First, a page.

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Personal Space in Virtual Reality LAURIE M. WILCOX, ROBERT S. ALLISON, SAMUEL ELFASSY, and CYNTHIA GRELIK
 

Summary: Personal Space in Virtual Reality
LAURIE M. WILCOX, ROBERT S. ALLISON, SAMUEL ELFASSY, and CYNTHIA GRELIK
York University
Improving the sense of "presence" is a common goal of three-dimensional (3D) display technology for film, television, and virtual
reality. However, there are instances in which 3D presentations may elicit unanticipated negative responses. For example, it is
well established that violations of interpersonal space cause discomfort in real-world situations. Here we ask if people respond
similarly when viewing life-sized stereoscopic images. Observers rated their level of comfort in response to animate and inanimate
objects in live and virtual (stereoscopic projection) viewing conditions. Electrodermal activity was also recorded to monitor their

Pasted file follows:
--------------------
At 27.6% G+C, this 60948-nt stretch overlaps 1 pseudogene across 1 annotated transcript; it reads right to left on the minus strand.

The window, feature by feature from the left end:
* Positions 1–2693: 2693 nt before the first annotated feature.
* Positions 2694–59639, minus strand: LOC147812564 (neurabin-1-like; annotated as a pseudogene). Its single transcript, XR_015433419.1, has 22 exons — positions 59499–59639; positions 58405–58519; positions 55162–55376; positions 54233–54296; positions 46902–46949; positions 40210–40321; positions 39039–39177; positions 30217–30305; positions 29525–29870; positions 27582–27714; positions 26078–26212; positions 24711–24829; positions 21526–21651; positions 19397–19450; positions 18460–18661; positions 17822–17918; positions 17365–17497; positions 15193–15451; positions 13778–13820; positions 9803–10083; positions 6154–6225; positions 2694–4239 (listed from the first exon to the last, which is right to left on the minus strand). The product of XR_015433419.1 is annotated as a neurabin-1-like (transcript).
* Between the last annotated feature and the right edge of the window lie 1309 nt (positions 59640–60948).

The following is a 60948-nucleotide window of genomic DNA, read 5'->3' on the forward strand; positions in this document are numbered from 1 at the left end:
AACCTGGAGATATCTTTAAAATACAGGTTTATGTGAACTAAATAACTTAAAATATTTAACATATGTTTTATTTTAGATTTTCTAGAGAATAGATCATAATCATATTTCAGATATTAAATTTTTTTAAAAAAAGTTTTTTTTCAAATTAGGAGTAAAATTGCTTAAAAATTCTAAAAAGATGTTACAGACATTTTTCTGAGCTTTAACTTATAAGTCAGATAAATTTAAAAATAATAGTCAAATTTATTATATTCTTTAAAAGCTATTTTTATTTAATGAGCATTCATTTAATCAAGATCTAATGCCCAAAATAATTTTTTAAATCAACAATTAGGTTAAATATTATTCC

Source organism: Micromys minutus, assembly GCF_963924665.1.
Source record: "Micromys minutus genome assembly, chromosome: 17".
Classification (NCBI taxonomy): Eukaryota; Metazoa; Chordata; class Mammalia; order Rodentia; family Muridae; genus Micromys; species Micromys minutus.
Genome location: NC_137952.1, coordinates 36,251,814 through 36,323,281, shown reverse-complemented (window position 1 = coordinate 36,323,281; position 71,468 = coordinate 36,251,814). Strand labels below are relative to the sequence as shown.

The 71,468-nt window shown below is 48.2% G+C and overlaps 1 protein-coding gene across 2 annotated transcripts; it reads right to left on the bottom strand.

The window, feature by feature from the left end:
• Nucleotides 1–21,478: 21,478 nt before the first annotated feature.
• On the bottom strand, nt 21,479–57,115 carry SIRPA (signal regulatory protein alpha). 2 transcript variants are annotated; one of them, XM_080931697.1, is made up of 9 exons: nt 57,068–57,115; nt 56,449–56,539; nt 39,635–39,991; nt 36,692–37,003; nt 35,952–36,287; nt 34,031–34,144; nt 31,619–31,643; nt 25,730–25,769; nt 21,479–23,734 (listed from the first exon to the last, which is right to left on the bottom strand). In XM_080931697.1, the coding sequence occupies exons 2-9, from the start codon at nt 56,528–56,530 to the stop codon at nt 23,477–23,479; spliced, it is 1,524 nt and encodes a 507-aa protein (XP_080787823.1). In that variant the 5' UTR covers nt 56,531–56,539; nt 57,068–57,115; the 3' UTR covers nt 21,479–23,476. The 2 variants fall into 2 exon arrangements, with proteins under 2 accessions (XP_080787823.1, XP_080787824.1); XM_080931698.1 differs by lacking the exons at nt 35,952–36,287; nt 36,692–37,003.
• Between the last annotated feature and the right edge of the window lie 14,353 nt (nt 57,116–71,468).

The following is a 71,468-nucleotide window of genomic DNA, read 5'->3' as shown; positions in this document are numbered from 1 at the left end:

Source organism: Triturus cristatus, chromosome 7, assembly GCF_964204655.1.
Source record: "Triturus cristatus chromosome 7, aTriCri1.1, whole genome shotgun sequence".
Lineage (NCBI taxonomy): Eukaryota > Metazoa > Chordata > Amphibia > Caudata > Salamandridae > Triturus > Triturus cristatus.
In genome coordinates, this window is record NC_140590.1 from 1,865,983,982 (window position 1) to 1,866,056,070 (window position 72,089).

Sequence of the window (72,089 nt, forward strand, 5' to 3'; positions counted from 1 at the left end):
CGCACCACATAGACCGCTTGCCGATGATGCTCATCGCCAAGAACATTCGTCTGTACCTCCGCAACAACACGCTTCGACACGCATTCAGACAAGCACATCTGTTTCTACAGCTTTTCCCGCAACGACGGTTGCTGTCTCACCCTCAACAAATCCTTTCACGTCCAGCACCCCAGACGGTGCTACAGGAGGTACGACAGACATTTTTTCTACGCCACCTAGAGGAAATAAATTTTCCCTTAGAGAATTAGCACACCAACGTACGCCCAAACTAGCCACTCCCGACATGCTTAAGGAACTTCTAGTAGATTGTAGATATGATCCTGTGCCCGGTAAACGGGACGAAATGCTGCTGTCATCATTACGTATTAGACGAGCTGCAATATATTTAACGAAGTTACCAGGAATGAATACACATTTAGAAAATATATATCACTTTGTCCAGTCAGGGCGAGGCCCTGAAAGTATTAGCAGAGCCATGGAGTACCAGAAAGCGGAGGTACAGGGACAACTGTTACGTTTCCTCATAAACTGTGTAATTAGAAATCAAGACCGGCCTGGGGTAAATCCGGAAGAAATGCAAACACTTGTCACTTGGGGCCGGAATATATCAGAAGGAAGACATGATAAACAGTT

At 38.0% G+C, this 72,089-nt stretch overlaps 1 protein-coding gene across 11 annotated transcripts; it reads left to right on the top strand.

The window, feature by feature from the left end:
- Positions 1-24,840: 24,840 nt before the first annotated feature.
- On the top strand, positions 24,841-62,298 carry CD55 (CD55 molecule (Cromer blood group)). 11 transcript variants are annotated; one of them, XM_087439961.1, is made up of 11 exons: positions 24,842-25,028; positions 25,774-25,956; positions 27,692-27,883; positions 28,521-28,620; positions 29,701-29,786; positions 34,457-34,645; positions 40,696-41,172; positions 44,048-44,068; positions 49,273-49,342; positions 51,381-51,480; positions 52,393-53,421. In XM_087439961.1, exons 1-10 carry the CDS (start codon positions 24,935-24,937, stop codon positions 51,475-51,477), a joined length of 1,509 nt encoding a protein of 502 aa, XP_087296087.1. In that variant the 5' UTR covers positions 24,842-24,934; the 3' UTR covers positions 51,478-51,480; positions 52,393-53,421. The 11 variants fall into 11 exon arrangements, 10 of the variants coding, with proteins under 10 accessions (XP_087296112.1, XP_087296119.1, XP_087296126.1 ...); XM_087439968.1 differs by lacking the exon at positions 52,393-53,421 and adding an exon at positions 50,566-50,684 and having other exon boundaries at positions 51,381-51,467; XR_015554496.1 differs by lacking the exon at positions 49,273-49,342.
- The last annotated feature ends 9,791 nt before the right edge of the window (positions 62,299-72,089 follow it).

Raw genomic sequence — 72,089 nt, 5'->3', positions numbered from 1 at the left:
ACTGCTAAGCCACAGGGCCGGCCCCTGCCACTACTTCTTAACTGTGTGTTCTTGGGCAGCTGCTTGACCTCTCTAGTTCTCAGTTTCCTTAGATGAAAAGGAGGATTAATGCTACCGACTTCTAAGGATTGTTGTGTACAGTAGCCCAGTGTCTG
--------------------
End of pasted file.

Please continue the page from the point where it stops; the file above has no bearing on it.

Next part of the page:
physiological response to these stimuli. Observers exhibited significant negative reactions to violations of interpersonal space in
stereoscopic 3D displays, which were equivalent to those experienced in the natural environment. These data have important
implications for the creation of 3D media and the use of virtual reality systems.
Categories and Subject Descriptors: H.1.2 [Information Systems]: Models and Principles--User/machine systems, human
factors; J.4 [Computer Applications]: Social and Behavioural Sciences--Psychology
General Terms: Human Factors, Experimentation
Additional Key Words and Phrases: Stereoscopic projection, personal space, and virtual reality
1. INTRODUCTION
Stereoscopic 3D display technology has been employed in a wide variety of applications including IMAX
theatres, immersive virtual reality systems, such as the CAVE, endoscopic surgery [Yao et al. 2002] and
therapeutic intervention [Garcia-Palacios et al. 2002] To ensure that such technologies are exploited
fully by the intended users, it stands to reason that the technology be easy to use and create little or no

  

Source: Allison, Robert - Department of Computer Science, York University (Toronto)

 

Collections: Computer Technologies and Information Sciences; Biology and Medicine